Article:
Greek Mythology: A Multimodal Multigenre Text Set Exploration. Work with your grade level team and/or your school or public librarian to develop a Solar System Model Text Set (see our Teaching with TextSets entry) for several of the myths found in Echo Echo. Be sure to include a variety of text types, including artifacts, such as ancient Greek urns that depict the myths. When working with the different text sets, students should consider variations and similarities in the narratives, the effects of different modalities, character development, and contemporary vs. classic interpretation. See the Further explorations section below for resources that will support your development of these text sets. You might also consider assembling text sets that allow group of students to consider how one particular god or goddess is portrayed across myths, again using these poems, narrative retellings of the myths, and artifacts.
Human Characteristics Across Time: A Multimodal Multigenre Text Set Exploration. In the back matter of Echo Echo, Marilyn Singer describes a function of mythology: " Greek mythology also portrayed the strengths and weaknesses of human beings, such as courage, pride, vanity, curiosity, and endurance." Singer's Reverso poems could be included in texts sets that focus on these enduring human qualities. Work with your grade level team and/or your school or public librarian to create multmodal multigenre text sets comprised of stories, songs, and videos that focus on different human characteristics and qualities. Katie Egan Cunningham’s book Story: Still the Heart of Literacy Learning emphasizes this theme-based approach to text sets.
It's All About Perspective. To support students with the critical skill of perspective-taking, read a series of books that offer varying perspectives on the events and experiences reflects in the text. Be sure to include picture books such as, Same, Same But Different by Jenny Sue Kostecki-Shaw, Mirror by Jeannie Baker, Voices in the Park by Anthony Browne, Anna Kang's You Are (Not) Small, The Day the Crayons Quit by Drew Daywalt, and novels, such as Wonder by R.J. Palacio , Rebecca Stead's Goodbye Stranger, and Rob Buyea's Because of Mr. Terupt. After students have the opportunity to experience these texts, invite them to write a piece that represents multiple points of view.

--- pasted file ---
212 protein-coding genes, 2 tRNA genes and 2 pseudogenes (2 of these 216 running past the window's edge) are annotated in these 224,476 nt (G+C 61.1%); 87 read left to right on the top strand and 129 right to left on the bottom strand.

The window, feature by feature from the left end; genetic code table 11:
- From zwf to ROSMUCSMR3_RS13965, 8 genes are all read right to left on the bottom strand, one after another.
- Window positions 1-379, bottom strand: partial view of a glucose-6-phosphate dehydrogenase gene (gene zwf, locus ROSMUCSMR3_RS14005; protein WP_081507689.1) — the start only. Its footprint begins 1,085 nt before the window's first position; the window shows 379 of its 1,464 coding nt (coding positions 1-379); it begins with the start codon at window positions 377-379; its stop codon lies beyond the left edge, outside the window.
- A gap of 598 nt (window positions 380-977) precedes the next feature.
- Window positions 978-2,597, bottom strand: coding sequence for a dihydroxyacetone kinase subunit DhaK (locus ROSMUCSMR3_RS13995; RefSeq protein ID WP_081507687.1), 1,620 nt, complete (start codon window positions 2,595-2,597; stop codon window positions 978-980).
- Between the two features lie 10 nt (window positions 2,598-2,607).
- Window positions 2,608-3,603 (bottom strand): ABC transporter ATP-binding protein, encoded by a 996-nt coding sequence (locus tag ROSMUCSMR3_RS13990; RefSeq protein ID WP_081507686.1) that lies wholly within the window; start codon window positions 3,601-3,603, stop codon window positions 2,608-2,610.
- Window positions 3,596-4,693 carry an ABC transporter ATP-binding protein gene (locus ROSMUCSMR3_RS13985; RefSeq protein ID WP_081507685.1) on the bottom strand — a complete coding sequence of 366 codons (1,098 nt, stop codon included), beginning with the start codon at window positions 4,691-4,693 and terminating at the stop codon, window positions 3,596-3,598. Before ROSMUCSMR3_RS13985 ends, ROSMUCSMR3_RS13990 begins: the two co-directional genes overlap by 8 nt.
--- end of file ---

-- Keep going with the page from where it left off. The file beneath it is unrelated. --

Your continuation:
Seeing Symmetry. The visual images in Echo Echo are equally as fascinating as the text. Beginning with the cover of the book, engage your students in a close reading of the illustrations. How has Josee Maase used symmetry to capture the different perspectives embedded in these myths? Collaborate with the art specialist in your school to offer students the opportunity to experiment with this technique. How can they create a symmetrical image and then modify it to emphasize similarities and differences? To extend this visual exploration, examine the illustrations in Mirror by Jeannie Baker and Same, Same But Different by Jenny Sue Kostecki-Shaw. What techniques have these illustrators used?
Chicago Public Library: Author of the Month: Marilyn Singer
Poetry Friday: Two Sides to Every Story: Seven Impossible Things Before Breakfast
The MET: Ancient Greece
The British Museum: Ancient Greece
The Getty Villa
The Olympians: Graphic Novel Series by George O’Connor
Rick Riordan: Percy Jackson Series
Baker, J. (2010). Mirror. Somerville, MA: Candlewick.
Buyea, R. (2010). Because of Mr. Terupt. New York: Delacourte.
D’Aulaire, I. (1980). D’Aulaire’s book of Greek Myths. New York: Random House.
Daywalt, D. (2013). The day the crayons quit. Ill. O. Jeffers. New York: Philomel.
Janeczko, J.B. (2015). The death of the hat: A brief history of poetry in 50 objects. Ill. by C. Raschka. Somerville, MA Candlewick Press.
Janeczko, P.B. (2005). A kick in the head: An everyday guide to poetic forms. Ill. by C. Raschka. Cambridge, MA: Candlewick Press.
Kang, A. (2015). You are (not) small. Ill. By C. Weyant. Two Lions.
Kostecki-Shaw, J.S. (2011). Same, same but different. New York: Henry Holt.
Lunge-Larson, L. (2011). Gifts from the gods: Ancient words & wisdom from Greek & Roman mythology. Ill. G. Hinds. Boston: Houghton Mifflin.
Napoli, D.J. (2011). Treasury of Greek mythology: Classic stories of gods, goddesses, heroes & monsters. Ill. by C. Balit. National Geographic.
Osborne, M.P. (1989) Favorite Greek Myths. New York: Scholastic.
Palacio, R.J. (2012). Wonder. New York: Knopf.
Singer, M. (2010). Mirror mirror: A book of reversible verse. New York: Dutton.
Singer, M. (2013). Follow follow: A book of Reverso poems. New York: Dial.
Singer, M. (2011). A full moon is rising. Ill. by J. Cairns. New York: Lee & Low.
Stead, R. (2015). Goodbye stranger. New York: Wendy Lamb Books.